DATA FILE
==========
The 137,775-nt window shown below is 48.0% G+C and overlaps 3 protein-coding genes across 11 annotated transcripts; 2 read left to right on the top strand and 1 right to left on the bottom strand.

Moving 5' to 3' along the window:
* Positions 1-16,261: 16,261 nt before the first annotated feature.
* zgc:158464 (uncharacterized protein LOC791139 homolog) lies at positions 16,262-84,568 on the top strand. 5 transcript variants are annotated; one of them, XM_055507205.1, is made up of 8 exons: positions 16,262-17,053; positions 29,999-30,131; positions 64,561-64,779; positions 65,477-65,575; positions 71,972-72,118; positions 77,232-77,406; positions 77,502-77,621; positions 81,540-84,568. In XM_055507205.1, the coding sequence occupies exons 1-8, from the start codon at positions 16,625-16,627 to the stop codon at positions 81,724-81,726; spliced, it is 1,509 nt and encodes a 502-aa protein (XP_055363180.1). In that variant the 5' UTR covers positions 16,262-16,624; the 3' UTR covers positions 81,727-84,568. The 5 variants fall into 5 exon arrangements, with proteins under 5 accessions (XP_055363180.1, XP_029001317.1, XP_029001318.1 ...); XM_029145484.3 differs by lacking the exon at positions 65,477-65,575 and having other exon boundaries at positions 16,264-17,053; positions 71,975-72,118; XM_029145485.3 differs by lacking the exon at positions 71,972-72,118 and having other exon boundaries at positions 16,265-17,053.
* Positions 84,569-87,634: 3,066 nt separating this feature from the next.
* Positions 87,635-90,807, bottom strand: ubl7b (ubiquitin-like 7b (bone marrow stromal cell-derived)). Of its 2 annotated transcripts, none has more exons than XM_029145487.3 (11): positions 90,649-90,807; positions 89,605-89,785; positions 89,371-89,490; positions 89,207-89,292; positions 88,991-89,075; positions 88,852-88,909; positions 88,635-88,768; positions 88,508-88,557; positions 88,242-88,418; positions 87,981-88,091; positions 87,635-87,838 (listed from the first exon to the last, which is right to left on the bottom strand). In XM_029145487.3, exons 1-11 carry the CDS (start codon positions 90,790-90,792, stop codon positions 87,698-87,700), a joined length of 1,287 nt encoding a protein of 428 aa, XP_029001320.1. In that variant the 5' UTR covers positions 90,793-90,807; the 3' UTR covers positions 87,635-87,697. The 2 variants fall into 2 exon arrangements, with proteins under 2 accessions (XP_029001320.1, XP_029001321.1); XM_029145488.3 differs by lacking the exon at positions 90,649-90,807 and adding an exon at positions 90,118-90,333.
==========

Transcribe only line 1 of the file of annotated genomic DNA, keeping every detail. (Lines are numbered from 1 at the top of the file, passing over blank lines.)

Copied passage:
The 137,775-nt window shown below is 48.0% G+C and overlaps 3 protein-coding genes across 11 annotated transcripts; 2 read left to right on the top strand and 1 right to left on the bottom strand.